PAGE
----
Bring Back the Asylum?
Bioethicists have right idea, but wrong label
Posted Jan 30, 2015
Mental asylum. Picture it. What do you see?
Perhaps visions of creepy abandoned institutions where wild-eyed doctors used ice picks to perform lobotomies come to mind. Or maybe asylum invokes memories of the 1948 movie, The Snake Pit, in which Olivia de Havilland, playing a woman with schizophrenia, is subjected to shock therapy and hypnotherapy. Or maybe asylum makes you think of Ken Kesey’s 1975 movie, One Flew Over the Cuckoo’s Nest, in which Nurse Ratched torments McMurphy. Whatever the association, I’ll bet it’s not positive.
Now, in an article published last week in the Journal of the American Medical Association1, Zeke Emanuel and bioethicists from the University of Pennsylvania say that, to improve long-term psychiatric care, we should bring back the asylum.
Don’t people with mental illness have enough problems? Stigma is rampant. Care is largely unavailable and unaffordable. Medications have horrific side effects. Laws prohibit families from helping.
While the original intent of asylums was to offer protected places of safety, sanctuary, and healing, asylums have had negative associations for decades. They were austere, secluded places where people with schizophrenia and manic depression were abandoned and abused under the auspices of care.
The Penn scholars may as well have encouraged us to build more “Funny Farms” or “Loony Bins.” These bioethicists should recognize the harm in their cavalier choice of words. Couldn’t they have chosen a less provocative term?
The bioethicists are right, however, about the need for more resources and a full continuum of care to treat people with mental illness. We need more psychologists, psychiatrists, and social workers. We need more inpatient beds and integrated outpatient therapies so that fewer people with mental illness are homeless or imprisoned. We need to overhaul the infrastructure for caring for people with serious mental illness.
For the past decade, I’ve had a front-row seat to the horrors of our mental health system. When my 12-year old daughter Sophie couldn’t focus long enough to do 15 minutes of homework, it took 6 weeks to get an appointment with a psychiatrist. When 13-year old Sophie stole from her cousin, cut herself, and pulled hairs out of her head one at a time, it took 4 months to find a competent therapist with available appointments. Getting these two professionals to coordinate care never happened. When a wild-eyed 16-year old Sophie suffered a psychotic break and told my husband and me she had to run off with a pervert she’d met on the Internet or else he would kill us all, my husband took her to the local crisis center where he and Sophie waited 20 hours for a bed in the Child and Adolescent Psychiatric Unit. When 18-year old Sophie, diagnosed with bipolar disorder and borderline personality disorder, threatened to kill herself, she was placed in the hospital’s dual diagnosis ward where she met dozens of drug addicts. Soon after her release, Sophie became a drug addict herself. Although every one of Sophie’s doctors said she was too sick to make competent decisions about her health care, there was nothing they or my husband and I could do to help her.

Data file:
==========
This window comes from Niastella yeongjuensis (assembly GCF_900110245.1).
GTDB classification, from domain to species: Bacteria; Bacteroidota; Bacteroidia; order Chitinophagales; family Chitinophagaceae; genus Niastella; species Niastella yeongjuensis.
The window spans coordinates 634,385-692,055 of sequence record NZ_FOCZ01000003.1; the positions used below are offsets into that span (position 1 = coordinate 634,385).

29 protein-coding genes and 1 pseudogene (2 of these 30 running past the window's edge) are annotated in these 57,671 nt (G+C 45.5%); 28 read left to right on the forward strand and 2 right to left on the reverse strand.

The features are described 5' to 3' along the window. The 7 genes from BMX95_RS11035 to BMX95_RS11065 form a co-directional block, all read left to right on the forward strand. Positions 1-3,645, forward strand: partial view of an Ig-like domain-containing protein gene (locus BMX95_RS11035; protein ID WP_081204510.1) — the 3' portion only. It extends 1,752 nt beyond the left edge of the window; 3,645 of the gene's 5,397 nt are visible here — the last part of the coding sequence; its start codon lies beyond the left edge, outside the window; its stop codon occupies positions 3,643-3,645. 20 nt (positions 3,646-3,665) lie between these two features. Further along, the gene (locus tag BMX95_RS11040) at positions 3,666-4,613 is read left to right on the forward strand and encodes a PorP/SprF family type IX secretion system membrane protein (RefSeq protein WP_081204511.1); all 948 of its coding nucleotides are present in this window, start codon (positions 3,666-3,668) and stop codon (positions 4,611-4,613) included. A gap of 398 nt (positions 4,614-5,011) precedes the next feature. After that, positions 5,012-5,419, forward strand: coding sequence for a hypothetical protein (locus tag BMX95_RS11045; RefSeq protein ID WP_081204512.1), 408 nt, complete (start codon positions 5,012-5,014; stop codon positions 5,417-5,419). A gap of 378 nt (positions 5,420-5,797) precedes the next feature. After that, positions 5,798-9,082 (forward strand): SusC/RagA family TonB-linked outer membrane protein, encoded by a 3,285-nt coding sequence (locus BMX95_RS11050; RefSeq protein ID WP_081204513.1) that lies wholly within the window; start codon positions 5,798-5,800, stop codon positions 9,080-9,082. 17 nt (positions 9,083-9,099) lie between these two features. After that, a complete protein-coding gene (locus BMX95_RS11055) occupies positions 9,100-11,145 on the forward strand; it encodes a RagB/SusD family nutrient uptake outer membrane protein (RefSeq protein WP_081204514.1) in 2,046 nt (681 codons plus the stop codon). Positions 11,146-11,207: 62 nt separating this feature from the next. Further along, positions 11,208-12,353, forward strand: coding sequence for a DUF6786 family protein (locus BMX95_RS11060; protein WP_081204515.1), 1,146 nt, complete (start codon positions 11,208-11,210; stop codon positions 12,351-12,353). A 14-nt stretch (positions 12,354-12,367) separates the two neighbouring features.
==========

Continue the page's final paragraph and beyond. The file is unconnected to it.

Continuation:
For the past four years Sophie has been addicted to drugs, in and out of prison, and homeless. It didn’t have to be this way. Sophie and many other people with serious mental illness could be helped with the support of appropriate resources and policies.
Over the course of her decade long struggle with mental illness, sometimes Sophie has been able to function on her own, sometimes she’s needed community support, and sometimes she’s been so psychotic that she’s needed inpatient care to protect her from harming herself.
To be sure, some mental health advocates shun any talk of inpatient care, contending that even the most seriously mentally ill people don’t benefit from hospital care. Quite understandably, they fear asylums that warehoused and abused people with mental illness as the rest of society forgot about them. But Sophie’s experiences assure me that they are wrong. There is a real need for aggressively expanding the presence of residential mental health facilities.
Bioethicists have an important role to play in improving life for people with mental illness. Their thoughts about controversial ethical issues, values, and allocation of scarce resources can propel us toward a future in which resources exist to support people with serious mental illness. But bioethicists must understand the shameful way people with mental illness have been and still are treated, choose their words carefully, and stop needlessly stirring the pot. Perpetuating stigma and magnifying the indignities that people with serious mental illness suffer benefits no one.